A new book by veteran South African historian and political activist Ismail Vadi documents the role of Indian youth in the anti-apartheid struggle in the 1980s, largely through the activism of students in the sprawling suburb of Lenasia, south of Johannesburg.
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The book, titled Young Lions of Lenz, marks the 40th anniversary of the establishment of the Lenasia Youth League (LYL).
It uses a style of both archival research and first-person accounts from many of the youth of that era, some of whom now occupy leading positions in the democratic government, business, academia and the professional sector.
Lenasia was created in the 1950s to forcibly resettle thousands of Indian families who had lived in various suburbs of Johannesburg for decades since their forebears first arrived from India from the 1860s inwards.
Indian-origin author Vadi, who was also a part of the youth movement at the time, served in the South African Parliament and as transport minister in the Gauteng Provincial government before his retirement.
Among the LYL leaders still serving in public office are Kuben Naidoo, Deputy Governor of the South African Reserve Bank; Sharmaine Balton, Judge of the High Court; Neeshan Balton, Executive Director of the Ahmed Kathrada Foundation; Prof Shabir Madhi, Dean of the Faculty of Health Sciences and Professor of Vaccinology at Wits University: and Ismail Momoniat, Acting Director-General of the National Treasury.
“To the credit of the founders of the League, they stressed the importance of academic development of its members even as they engaged actively in the national liberation struggle in South Africa. In this, they demonstrably rejected the misguided slogan ‘Liberation before Education’, Vadi said.
“The youth were the torchbearers of the liberation struggle in the 1980s and the book celebrates the contributions of a new generation in the freedom struggle,” he said.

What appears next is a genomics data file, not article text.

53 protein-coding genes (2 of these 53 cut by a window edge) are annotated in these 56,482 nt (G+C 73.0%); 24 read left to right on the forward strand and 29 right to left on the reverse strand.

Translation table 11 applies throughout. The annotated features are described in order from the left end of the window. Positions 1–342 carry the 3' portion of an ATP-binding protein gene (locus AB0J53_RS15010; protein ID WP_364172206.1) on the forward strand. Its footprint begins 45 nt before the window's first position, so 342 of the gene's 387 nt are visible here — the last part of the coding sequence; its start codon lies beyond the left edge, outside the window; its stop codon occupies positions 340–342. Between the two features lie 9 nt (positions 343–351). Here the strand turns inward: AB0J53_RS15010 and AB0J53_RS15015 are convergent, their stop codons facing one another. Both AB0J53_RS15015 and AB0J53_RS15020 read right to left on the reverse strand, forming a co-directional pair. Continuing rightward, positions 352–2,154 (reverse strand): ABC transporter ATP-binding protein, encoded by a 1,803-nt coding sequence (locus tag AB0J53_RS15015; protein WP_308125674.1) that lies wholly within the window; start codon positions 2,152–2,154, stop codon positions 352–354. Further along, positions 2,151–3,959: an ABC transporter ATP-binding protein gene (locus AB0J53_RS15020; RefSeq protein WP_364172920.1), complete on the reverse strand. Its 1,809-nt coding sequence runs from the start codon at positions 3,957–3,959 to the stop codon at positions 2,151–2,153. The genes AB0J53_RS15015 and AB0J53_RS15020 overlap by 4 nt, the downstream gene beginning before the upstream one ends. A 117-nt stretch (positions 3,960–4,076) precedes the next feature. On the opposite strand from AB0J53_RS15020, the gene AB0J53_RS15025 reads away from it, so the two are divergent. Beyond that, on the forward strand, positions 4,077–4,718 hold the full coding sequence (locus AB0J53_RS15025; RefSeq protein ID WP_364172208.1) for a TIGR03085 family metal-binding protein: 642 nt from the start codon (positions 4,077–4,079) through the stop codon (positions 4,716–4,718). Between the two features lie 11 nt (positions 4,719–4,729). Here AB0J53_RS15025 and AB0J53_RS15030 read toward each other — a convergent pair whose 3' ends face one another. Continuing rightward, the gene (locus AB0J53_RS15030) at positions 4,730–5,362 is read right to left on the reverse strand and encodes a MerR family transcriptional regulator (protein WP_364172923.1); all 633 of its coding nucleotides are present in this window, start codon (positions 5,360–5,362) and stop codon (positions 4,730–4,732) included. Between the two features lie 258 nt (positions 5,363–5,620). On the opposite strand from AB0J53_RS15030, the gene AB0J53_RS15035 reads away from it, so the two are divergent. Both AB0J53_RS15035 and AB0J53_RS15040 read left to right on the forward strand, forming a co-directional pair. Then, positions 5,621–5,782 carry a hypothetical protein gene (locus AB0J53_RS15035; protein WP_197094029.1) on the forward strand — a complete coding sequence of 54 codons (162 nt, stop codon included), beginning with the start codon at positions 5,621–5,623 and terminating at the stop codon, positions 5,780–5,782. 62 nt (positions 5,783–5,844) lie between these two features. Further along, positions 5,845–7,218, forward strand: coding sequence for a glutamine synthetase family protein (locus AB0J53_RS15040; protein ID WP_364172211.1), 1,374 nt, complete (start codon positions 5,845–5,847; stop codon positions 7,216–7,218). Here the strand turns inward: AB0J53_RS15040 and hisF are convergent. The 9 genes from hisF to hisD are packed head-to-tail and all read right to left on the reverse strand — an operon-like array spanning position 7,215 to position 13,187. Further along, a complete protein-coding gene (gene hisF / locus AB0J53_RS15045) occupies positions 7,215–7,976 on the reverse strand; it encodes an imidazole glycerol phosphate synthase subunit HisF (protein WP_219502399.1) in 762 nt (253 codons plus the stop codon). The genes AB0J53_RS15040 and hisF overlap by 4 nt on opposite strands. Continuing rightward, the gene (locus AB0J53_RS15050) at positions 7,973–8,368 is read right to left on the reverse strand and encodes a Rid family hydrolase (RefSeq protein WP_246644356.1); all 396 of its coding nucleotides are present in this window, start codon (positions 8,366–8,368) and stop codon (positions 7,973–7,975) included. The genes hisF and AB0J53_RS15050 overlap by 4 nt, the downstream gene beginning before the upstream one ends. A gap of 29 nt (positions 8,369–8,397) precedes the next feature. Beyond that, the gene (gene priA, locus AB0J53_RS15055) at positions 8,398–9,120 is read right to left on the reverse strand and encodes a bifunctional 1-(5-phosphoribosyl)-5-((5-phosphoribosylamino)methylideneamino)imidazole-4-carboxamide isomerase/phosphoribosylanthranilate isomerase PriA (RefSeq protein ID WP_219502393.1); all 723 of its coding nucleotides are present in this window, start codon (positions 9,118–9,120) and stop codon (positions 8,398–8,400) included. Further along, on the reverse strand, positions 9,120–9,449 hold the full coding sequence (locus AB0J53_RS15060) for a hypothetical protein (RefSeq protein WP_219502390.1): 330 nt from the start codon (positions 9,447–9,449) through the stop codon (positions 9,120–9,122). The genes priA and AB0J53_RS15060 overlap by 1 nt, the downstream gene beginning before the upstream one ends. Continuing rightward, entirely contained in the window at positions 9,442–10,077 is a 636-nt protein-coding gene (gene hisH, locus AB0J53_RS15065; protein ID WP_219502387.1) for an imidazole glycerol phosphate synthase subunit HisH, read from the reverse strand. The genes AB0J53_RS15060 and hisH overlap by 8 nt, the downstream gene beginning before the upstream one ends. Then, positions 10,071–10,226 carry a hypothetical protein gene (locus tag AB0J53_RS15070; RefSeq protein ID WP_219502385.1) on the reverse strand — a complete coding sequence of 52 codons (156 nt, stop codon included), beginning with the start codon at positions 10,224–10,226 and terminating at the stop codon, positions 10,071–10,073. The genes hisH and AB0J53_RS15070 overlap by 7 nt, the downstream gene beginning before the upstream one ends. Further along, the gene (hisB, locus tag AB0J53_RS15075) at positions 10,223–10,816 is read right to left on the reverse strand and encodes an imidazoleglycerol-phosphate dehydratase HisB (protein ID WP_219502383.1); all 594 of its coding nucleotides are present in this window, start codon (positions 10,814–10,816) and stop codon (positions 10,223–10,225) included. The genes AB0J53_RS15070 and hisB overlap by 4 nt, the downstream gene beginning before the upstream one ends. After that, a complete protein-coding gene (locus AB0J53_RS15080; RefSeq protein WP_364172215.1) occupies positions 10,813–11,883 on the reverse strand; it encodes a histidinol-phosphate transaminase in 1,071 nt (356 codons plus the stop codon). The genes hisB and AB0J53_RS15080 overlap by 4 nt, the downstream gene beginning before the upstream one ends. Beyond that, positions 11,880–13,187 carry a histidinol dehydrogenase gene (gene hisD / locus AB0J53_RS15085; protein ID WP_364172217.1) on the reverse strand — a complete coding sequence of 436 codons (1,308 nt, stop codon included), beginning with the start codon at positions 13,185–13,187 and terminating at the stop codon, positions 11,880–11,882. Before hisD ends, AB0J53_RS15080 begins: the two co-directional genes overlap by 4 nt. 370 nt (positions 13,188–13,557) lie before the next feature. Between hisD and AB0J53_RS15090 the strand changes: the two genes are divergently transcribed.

Vadi was commenting on the fact that the generation before this one had all been detained or imprisoned under the draconian apartheid-era security laws of the white minority government.
“It’s important to record the local history of a community’s struggle against apartheid,” Vadi shared as he explained how 4,000 students from the four high schools in Lenasia at the time staged protests en masse against the discriminatory education practices that were inferior to those in white schools.
The action led to the formation of LYL, which in turn inspired youth from all communities across the country to rise up against apartheid.
“It had a relatively small membership compared to other youth formations of the time such as the Soweto Youth Congress (SOYCO), but its political influence was felt directly for over a decade in the community and more broadly in South Africa.
Although the LYL was disbanded in 1991 when it was replaced by the ANC Youth League (ANCYL) in Lenasia, members used that experience to participate in building a post-apartheid South Africa.
In his foreword, Mandla Nkomfe, who was a member of the Soweto Youth Congress in the huge Black township neighbouring Lenasia, and currently Deputy Chairperson of the Board of the Ahmed Kathrada Foundation, lauded the role of the LYL members.
“The thread that goes through this account is of young activists who were so moved by the injustices and oppression that visited their communities and their fellow countrymen and women that they made a lifelong commitment to socio-political transformation in South Africa.
“These campaigns helped to build a national movement against apartheid and later the creation of a united, non-racial and non-sexist South Africa,” Nkomfe said.